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Brechin and Montrose infirmaries to be hit under bold Angus health blueprint

Montrose Infirmary.
Montrose Infirmary.

In-patient beds at Brechin and Montrose Infirmaries are to be permanently removed under new plans for a radical shake-up of health care provision across Angus.

A blueprint for the future agreed by members of the Angus and Social Care Integration Joint Board (IJB) at a meeting in Forfar outlined opportunities for development in care homes, minor injury and out of hours and inpatient care services to facilitate what health chiefs say will be a more integrated approach to service provision.

Health bosses say the re-think is required to address a situation of almost a third of Angus hospital beds lying empty at times.

Under the new plans, which will be developed over the coming months, inpatient care will not be delivered from Brechin Infirmary, which has been non-operational since October 2015 or from Montrose Infirmary where the environment has been branded no longer suitable for the delivery of modern healthcare.

The changes could see a new role for the mothballed Mulberry adult mental health unit at Stracathro.

The meeting heard the current hospital provision is “unsustainable and unsafe in the long term.”

In an IJB report to the board, chief officer Vicky  Irons said optimising resources and joining up health and social work services is critical to realising the ambitions of health and social care integration.

“This approach requires people to be central to decisions about their own needs, outcomes and support. We are focused on delivering an approach to integration that has a much greater emphasis on prevention, early intervention, self-management, supporting people in their own homes and communities and less dependence on hospitals and care homes, “she said.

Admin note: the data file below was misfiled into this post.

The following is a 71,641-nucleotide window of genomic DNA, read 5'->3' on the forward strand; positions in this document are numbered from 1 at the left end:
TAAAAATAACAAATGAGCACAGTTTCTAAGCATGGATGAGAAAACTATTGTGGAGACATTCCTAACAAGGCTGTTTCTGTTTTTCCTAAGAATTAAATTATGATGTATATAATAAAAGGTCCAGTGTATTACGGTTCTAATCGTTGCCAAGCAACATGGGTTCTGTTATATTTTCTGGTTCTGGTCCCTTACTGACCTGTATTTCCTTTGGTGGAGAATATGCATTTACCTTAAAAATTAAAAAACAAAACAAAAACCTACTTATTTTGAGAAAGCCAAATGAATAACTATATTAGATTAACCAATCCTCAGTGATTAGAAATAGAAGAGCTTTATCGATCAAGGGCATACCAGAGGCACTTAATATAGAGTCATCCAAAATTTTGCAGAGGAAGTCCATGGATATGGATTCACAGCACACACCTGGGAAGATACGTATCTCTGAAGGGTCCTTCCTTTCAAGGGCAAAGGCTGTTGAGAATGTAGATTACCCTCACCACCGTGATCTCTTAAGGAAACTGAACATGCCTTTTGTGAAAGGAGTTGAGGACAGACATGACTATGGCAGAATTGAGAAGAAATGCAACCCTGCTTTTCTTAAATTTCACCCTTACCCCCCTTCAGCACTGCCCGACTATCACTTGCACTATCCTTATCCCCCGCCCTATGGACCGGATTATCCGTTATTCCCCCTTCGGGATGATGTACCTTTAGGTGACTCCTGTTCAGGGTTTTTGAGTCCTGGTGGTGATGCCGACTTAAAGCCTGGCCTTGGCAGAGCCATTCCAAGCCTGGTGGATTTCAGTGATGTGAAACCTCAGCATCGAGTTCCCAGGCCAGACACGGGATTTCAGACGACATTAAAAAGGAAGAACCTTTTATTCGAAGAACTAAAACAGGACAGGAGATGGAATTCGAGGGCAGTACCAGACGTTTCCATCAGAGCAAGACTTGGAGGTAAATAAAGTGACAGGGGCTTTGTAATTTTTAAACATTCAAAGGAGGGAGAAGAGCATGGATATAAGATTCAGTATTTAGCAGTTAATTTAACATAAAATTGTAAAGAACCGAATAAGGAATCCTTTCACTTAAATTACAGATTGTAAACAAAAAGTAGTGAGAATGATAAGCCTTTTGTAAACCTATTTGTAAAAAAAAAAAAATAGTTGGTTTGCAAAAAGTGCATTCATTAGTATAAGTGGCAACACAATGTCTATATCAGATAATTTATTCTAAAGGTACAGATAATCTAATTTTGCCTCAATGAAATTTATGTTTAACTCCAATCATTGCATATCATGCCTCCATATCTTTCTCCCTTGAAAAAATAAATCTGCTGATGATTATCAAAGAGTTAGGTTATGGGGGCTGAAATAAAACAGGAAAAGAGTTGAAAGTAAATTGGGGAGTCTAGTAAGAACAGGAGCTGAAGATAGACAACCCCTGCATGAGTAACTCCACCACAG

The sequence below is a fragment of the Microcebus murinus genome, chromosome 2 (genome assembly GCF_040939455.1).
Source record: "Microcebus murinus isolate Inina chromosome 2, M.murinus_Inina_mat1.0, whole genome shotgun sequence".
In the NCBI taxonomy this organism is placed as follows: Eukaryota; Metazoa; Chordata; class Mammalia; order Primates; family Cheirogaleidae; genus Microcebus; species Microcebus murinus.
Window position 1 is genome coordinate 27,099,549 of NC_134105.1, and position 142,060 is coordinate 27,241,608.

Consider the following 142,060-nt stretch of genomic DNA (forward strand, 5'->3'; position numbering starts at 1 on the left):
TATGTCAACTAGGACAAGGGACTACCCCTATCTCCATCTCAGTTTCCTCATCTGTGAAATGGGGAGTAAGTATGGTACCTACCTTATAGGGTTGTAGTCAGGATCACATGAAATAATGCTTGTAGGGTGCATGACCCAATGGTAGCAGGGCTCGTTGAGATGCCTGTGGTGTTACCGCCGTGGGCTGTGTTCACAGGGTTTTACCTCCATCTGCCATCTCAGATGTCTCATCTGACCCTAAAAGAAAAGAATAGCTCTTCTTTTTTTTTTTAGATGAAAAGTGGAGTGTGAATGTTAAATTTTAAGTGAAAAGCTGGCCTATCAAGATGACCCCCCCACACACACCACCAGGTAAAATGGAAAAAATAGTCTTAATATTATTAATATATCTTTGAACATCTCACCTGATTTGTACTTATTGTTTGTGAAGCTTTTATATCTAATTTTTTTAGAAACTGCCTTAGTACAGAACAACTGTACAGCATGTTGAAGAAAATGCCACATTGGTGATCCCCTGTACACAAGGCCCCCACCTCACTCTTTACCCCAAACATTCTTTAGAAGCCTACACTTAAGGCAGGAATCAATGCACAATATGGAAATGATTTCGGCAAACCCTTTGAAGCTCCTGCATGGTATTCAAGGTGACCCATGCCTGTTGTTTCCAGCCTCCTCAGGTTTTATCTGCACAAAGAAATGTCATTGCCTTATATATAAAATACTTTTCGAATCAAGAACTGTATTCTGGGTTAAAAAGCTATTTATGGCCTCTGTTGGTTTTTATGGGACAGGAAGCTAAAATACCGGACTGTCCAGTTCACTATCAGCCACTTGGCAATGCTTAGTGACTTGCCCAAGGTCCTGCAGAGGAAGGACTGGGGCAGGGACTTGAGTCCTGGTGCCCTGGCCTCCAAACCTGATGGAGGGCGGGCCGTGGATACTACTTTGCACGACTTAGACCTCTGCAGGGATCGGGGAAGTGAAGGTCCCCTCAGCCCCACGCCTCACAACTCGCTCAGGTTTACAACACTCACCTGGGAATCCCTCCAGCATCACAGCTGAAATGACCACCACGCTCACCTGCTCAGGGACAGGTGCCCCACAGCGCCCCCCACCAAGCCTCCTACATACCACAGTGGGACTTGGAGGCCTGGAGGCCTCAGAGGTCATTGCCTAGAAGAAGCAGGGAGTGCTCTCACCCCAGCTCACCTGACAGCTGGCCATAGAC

“There are warning signs about the ageing future workforce in health and social care. There are buildings in current use that are not fit for purpose.

“We have more hospital beds than we need and our workforce is therefore not deployed to best effect.

Ms Irons said: “We are currently not using our resources in the most effective way. There are more hospital beds than we need in older buildings that are not fit for the delivery of modern healthcare.

“Our review of inpatient beds revealed that, on average each day, there were 37 inpatient beds across Angus lying unoccupied – that’s 29 per cent of our inpatient beds.

“Our available resources will not be able to support all of our predicted commitments without change. There is confusion about where to access services and support, there are preventable admissions to hospital.

“There is a risk of unsafe care in some settings, there are additional demands and stresses on the workforce and resources tied up in in-patent facilities that are no longer required”.

Inpatient care for stroke, psychiatry of old age, medicine for the elderly, and palliative care services will be delivered from Stracathro Hospital, Whitehills Health & Community Care Centre in Forfar and Arbroath Infirmary.

The board heard some local GPs had questions about access to community beds, which will be managed by consultants under the new model.

GPs had also requested to be involved in plans for new intermediate care home beds in North East Angus.

A commitment was given to continue to develop local plans with GPs, and to ensure patient care is managed jointly with consultant colleagues.

Ms Irons concluded: “Health and care services across the country are facing staffing challenges and Angus is no different. For these reasons, we need to redesign how our services are delivered to continue to provide efficient health and care services for our communities. The Angus Care Model, which is a two to three year plan, will be developed and implemented over the coming months, will allow us to do this.”


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